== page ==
I am in the midst of solving a simple combination problem whose solution is 2^(n-1).

The only problem is 1 <= n <= 2^31 -1 (max value for signed 32 bit integer)

I tried using Java's BigInteger class but It times out for numbers 2^31/10^4 and greater, so that clearly doesn't work out.

Furthermore, I am limited to using only built-in classes for Java or C++.

Knowing I require speed, I chose to build a class in C++ which does arithmetic on strings.

Now, when I do multiplication, my program multiplies similarly to how we multiply on paper for efficiency (as opposed to repeatedly adding the strings).

But even with that in place, I can't multiply 2 by itself 2^31 - 1 times, it is just not efficient enough.

So I started reading texts on the problem and I came to the solution of...

`2^n = 2^(n/2) * 2^(n/2) * 2^(n%2)`

(where / denotes integer division and % denotes modulus)

This means I can solve exponentiation in a logarithmic number of multiplications. But to me, I can't get around how to apply this method to my code? How do I choose a lower bound and what is the most efficient way to keep track of the various numbers that I need for my final multiplication?

If anyone has any knowledge on how to solve this problem, please elaborate (example code is appreciated).

**UPDATE**

Thanks to everyone for all your help! Clearly this problem is meant to be solved in a realistic way, but I did manage to outperform `java.math.BigInteger`

with a power function that only performs ceil(log2(n)) iterations.

If anyone is interested in the code I've produced, here it is...

```
using namespace std;
bool m_greater_or_equal (string & a, string & b){ //is a greater than or equal to b?
if (a.length()!=b.length()){
return a.length()>b.length();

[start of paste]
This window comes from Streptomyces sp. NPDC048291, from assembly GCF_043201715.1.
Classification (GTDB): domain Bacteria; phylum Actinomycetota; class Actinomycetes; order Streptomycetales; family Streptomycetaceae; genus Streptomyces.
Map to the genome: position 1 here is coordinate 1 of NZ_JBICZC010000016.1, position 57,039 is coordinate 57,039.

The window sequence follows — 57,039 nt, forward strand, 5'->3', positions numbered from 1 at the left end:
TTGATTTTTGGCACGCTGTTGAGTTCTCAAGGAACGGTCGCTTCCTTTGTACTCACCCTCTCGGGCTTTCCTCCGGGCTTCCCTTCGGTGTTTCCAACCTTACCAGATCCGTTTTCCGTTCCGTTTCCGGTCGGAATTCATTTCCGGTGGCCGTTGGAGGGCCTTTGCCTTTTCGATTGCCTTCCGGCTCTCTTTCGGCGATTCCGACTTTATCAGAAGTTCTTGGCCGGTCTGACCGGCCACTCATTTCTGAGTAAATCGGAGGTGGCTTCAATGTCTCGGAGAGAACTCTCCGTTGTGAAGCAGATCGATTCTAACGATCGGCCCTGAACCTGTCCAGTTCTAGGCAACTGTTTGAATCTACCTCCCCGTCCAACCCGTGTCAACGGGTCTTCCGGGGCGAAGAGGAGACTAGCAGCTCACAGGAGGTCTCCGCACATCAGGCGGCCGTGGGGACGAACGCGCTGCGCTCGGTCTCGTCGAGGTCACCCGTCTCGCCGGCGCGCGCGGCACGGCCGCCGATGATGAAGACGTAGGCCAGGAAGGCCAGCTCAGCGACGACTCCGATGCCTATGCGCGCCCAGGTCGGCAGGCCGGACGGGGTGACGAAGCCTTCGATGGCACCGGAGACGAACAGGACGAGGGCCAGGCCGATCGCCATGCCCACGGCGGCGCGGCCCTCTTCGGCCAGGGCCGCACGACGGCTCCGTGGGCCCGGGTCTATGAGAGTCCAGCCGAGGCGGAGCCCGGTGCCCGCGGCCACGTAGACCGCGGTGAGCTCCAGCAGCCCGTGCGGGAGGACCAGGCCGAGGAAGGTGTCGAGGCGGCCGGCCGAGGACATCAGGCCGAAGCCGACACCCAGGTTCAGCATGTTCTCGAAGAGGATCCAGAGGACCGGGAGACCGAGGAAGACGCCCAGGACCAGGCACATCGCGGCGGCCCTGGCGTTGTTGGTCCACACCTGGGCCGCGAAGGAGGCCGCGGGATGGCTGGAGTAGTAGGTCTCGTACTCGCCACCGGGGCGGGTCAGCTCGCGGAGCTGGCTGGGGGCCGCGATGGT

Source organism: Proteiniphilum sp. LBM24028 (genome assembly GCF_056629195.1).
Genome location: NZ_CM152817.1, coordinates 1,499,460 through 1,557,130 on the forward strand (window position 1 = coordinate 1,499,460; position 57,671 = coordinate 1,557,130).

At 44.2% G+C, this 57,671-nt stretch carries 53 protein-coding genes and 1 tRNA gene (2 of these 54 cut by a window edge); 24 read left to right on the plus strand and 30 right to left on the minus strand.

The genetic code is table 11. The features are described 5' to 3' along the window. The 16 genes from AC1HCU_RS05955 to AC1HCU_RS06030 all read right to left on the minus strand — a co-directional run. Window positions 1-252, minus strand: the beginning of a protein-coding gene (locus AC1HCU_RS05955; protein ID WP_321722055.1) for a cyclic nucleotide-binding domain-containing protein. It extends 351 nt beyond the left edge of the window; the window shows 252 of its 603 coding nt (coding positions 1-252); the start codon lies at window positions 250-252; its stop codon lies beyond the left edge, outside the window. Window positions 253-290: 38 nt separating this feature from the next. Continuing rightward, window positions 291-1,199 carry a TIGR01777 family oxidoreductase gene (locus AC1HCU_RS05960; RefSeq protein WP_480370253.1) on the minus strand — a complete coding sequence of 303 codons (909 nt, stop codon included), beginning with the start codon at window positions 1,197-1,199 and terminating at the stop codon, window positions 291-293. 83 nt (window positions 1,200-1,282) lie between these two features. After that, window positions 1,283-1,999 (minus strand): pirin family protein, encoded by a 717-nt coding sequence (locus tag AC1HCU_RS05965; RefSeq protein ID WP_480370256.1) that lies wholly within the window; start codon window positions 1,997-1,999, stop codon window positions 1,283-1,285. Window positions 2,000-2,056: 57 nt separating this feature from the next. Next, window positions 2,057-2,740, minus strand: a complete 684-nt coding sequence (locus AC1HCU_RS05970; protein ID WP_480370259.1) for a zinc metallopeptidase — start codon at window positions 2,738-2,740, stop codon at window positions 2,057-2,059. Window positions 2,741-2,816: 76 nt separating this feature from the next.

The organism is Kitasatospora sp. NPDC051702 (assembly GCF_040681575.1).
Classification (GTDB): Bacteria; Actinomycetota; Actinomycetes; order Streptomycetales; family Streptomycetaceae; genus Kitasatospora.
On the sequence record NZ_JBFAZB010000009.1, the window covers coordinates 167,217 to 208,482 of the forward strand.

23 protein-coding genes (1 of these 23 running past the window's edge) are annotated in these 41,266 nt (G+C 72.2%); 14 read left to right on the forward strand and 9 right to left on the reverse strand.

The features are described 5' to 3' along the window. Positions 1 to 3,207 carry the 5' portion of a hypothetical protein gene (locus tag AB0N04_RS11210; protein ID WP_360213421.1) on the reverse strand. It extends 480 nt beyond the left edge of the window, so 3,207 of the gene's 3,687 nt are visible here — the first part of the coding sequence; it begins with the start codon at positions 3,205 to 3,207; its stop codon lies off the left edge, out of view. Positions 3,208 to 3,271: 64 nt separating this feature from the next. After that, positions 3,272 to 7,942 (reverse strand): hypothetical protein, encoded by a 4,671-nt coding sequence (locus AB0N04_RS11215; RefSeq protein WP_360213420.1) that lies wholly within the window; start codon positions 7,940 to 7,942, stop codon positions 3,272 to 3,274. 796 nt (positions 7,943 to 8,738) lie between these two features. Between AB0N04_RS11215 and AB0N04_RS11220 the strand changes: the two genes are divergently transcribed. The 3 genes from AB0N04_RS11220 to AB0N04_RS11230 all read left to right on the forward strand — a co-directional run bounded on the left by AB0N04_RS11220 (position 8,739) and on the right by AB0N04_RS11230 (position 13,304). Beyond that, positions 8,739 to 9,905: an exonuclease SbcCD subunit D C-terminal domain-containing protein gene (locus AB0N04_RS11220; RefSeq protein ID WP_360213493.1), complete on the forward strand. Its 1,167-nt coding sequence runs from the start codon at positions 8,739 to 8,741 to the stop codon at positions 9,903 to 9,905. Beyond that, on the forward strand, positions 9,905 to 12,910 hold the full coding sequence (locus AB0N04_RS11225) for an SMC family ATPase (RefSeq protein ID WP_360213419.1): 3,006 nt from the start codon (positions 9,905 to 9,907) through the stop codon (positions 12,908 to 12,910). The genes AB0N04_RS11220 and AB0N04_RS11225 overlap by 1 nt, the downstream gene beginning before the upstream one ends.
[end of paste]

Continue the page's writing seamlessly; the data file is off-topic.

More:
}
for (int i = 0;i<a.length();i++){
if (a[i]!=b[i]){
return a[i]>b[i];
}
}
return true;
}
string add (string& a, string& b){
if (!m_greater_or_equal(a,b)) return add(b,a);
string x = string(a.rbegin(),a.rend());
string y = string(b.rbegin(),b.rend());
string result = "";
for (int i = 0;i<x.length()-y.length()+1;i++){
y.push_back('0');
}
int carry = 0;
for (int i =0;i<x.length();i++){
char c = x[i]+y[i]+carry-'0'-'0';
carry = c/10;
c%=10;
result.push_back(c+'0');
}
if (carry==1) result.push_back('1');
return string(result.rbegin(),result.rend());
}
string multiply (string&a, string&b){
string row = b, tmp;
string result = "0";
for (int i = a.length()-1;i>=0;i--){
for (int j= 0;j<(a[i]-'0');j++){
tmp = add(result,row);
result = tmp;
}
row.push_back('0');
}
return result;
}
int counter = 0;
string m_pow (string&a, int exp){
counter++;
if(exp==1){
return a;
}
if (exp==0){
return "1";
}
string p = m_pow(a,exp/2);
string res;
if (exp%2==0){
res = "1"; //a^exp%2 is a^0 = 1
} else {
res = a; //a^exp%2 is a^1 = a
}
string x = multiply(p,p);
return multiply(x,res);
//return multiply(multiply(p,p),res); Doesn't work because multiply(p,p) is not const
}
int main(){
string x ="2";
cout<<m_pow(x,5000)<<endl<<endl;
cout<<counter<<endl;
return 0;
}
```

`n - 1`

zeros - as mentioned in Oli's answer). But if you want to print the answer in decimal... well... Don't count on Java's BigInteger to do it... And if you're talking sizes significantly larger than`n > 2^32`

, don't count on GMP to do it either... You'll run out of memory before that happens... – Mysticial Jan 7 '12 at 17:58